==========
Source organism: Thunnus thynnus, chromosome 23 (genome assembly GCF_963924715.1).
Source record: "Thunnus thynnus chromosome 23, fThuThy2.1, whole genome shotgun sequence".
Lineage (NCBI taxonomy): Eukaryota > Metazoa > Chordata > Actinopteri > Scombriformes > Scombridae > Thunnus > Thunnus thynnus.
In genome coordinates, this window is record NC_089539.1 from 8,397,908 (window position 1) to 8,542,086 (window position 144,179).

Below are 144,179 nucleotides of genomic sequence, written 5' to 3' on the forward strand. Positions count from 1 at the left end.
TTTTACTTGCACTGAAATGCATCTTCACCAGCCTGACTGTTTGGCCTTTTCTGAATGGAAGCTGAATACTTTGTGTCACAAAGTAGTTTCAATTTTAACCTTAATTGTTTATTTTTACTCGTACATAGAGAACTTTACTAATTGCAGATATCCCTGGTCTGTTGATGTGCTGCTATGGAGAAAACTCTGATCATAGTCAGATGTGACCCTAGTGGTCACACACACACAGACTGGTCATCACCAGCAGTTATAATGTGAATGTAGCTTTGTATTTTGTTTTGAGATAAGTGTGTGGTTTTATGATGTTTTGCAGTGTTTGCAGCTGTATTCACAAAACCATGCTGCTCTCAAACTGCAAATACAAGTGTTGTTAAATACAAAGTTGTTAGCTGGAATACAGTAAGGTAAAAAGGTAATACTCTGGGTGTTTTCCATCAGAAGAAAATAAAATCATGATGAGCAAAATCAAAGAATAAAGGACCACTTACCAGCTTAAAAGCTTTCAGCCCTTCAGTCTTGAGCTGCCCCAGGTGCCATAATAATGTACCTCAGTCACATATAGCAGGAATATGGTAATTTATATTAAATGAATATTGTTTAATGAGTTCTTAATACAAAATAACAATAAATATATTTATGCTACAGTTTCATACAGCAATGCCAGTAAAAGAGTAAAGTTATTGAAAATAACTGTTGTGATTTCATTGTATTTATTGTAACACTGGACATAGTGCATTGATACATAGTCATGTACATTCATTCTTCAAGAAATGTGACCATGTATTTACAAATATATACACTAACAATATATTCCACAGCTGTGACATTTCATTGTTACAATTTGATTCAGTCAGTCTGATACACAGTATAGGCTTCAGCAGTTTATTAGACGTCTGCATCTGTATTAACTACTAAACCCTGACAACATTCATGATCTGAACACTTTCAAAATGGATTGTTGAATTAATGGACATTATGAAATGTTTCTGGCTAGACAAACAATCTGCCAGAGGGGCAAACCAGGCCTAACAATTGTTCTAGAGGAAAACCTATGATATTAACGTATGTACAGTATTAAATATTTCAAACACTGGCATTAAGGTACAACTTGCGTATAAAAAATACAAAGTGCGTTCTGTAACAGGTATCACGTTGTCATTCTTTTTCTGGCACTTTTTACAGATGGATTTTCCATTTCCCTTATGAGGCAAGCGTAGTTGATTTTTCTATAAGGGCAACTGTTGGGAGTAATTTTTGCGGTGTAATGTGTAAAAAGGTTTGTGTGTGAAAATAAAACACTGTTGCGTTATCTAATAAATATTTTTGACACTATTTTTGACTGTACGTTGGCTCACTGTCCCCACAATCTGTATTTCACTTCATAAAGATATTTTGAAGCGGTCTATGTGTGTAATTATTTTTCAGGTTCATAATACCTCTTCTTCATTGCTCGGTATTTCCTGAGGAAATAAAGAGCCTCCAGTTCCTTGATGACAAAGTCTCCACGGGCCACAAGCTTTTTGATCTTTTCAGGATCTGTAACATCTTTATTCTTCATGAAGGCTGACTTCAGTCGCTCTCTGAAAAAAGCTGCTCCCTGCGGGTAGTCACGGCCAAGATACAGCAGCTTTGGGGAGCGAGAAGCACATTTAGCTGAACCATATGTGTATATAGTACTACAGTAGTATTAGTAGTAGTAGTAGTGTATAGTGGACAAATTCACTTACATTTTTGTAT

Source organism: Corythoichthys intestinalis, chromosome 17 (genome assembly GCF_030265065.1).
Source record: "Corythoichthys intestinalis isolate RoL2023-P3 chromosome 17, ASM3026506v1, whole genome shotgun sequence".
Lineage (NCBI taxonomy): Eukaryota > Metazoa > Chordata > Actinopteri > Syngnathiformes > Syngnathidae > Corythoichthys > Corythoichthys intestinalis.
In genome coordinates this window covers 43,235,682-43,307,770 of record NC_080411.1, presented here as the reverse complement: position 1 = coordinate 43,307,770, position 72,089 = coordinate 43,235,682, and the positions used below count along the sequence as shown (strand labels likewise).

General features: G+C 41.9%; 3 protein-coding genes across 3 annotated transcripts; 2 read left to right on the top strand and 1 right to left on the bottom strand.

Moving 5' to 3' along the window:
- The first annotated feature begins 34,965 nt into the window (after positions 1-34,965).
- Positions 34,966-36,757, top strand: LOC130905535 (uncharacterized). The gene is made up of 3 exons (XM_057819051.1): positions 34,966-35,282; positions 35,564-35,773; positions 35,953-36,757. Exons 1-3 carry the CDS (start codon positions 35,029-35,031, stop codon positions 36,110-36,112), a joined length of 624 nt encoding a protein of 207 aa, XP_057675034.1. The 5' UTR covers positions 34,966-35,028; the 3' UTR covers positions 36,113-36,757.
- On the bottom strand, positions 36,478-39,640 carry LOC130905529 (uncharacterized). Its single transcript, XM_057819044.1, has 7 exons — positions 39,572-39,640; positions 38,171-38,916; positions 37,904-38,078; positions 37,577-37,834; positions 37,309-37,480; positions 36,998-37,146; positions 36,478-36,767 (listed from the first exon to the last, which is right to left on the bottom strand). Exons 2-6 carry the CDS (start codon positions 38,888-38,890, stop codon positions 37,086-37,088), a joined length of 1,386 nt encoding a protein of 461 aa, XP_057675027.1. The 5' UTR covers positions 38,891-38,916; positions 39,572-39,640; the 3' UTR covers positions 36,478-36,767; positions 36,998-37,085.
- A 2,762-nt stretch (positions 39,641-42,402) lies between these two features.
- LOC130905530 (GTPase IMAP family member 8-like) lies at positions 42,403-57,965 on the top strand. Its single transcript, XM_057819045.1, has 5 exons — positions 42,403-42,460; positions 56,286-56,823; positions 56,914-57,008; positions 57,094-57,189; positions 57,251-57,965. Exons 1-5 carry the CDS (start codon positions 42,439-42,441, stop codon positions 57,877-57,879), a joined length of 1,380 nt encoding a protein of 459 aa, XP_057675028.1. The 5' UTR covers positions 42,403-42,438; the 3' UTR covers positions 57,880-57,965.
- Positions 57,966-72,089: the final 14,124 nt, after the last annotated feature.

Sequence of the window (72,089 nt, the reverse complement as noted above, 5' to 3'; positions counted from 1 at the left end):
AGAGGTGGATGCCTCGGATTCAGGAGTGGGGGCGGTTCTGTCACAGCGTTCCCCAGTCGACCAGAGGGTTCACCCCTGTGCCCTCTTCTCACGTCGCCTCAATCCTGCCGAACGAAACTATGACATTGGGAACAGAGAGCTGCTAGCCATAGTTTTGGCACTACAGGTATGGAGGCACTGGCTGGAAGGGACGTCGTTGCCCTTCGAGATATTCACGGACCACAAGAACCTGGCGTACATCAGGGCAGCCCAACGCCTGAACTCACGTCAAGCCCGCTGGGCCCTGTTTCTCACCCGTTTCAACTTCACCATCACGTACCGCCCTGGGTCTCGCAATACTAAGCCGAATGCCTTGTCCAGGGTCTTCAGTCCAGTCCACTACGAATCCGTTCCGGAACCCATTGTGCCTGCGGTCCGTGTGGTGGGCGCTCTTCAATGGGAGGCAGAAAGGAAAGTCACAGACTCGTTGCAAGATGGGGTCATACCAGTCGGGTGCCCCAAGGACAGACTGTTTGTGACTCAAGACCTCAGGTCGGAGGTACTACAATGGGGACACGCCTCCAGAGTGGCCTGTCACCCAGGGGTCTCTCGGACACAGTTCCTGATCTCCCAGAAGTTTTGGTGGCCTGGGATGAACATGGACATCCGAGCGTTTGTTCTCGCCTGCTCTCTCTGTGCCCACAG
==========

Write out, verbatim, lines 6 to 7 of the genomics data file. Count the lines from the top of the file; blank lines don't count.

TTTTACTTGCACTGAAATGCATCTTCACCAGCCTGACTGTTTGGCCTTTTCTGAATGGAAGCTGAATACTTTGTGTCACAAAGTAGTTTCAATTTTAACCTTAATTGTTTATTTTTACTCGTACATAGAGAACTTTACTAATTGCAGATATCCCTGGTCTGTTGATGTGCTGCTATGGAGAAAACTCTGATCATAGTCAGATGTGACCCTAGTGGTCACACACACACAGACTGGTCATCACCAGCAGTTATAATGTGAATGTAGCTTTGTATTTTGTTTTGAGATAAGTGTGTGGTTTTATGATGTTTTGCAGTGTTTGCAGCTGTATTCACAAAACCATGCTGCTCTCAAACTGCAAATACAAGTGTTGTTAAATACAAAGTTGTTAGCTGGAATACAGTAAGGTAAAAAGGTAATACTCTGGGTGTTTTCCATCAGAAGAAAATAAAATCATGATGAGCAAAATCAAAGAATAAAGGACCACTTACCAGCTTAAAAGCTTTCAGCCCTTCAGTCTTGAGCTGCCCCAGGTGCCATAATAATGTACCTCAGTCACATATAGCAGGAATATGGTAATTTATATTAAATGAATATTGTTTAATGAGTTCTTAATACAAAATAACAATAAATATATTTATGCTACAGTTTCATACAGCAATGCCAGTAAAAGAGTAAAGTTATTGAAAATAACTGTTGTGATTTCATTGTATTTATTGTAACACTGGACATAGTGCATTGATACATAGTCATGTACATTCATTCTTCAAGAAATGTGACCATGTATTTACAAATATATACACTAACAATATATTCCACAGCTGTGACATTTCATTGTTACAATTTGATTCAGTCAGTCTGATACACAGTATAGGCTTCAGCAGTTTATTAGACGTCTGCATCTGTATTAACTACTAAACCCTGACAACATTCATGATCTGAACACTTTCAAAATGGATTGTTGAATTAATGGACATTATGAAATGTTTCTGGCTAGACAAACAATCTGCCAGAGGGGCAAACCAGGCCTAACAATTGTTCTAGAGGAAAACCTATGATATTAACGTATGTACAGTATTAAATATTTCAAACACTGGCATTAAGGTACAACTTGCGTATAAAAAATACAAAGTGCGTTCTGTAACAGGTATCACGTTGTCATTCTTTTTCTGGCACTTTTTACAGATGGATTTTCCATTTCCCTTATGAGGCAAGCGTAGTTGATTTTTCTATAAGGGCAACTGTTGGGAGTAATTTTTGCGGTGTAATGTGTAAAAAGGTTTGTGTGTGAAAATAAAACACTGTTGCGTTATCTAATAAATATTTTTGACACTATTTTTGACTGTACGTTGGCTCACTGTCCCCACAATCTGTATTTCACTTCATAAAGATATTTTGAAGCGGTCTATGTGTGTAATTATTTTTCAGGTTCATAATACCTCTTCTTCATTGCTCGGTATTTCCTGAGGAAATAAAGAGCCTCCAGTTCCTTGATGACAAAGTCTCCACGGGCCACAAGCTTTTTGATCTTTTCAGGATCTGTAACATCTTTATTCTTCATGAAGGCTGACTTCAGTCGCTCTCTGAAAAAAGCTGCTCCCTGCGGGTAGTCACGGCCAAGATACAGCAGCTTTGGGGAGCGAGAAGCACATTTAGCTGAACCATATGTGTATATAGTACTACAGTAGTATTAGTAGTAGTAGTAGTGTATAGTGGACAAATTCACTTACATTTTTGTAT

Source organism: Corythoichthys intestinalis, chromosome 17 (genome assembly GCF_030265065.1).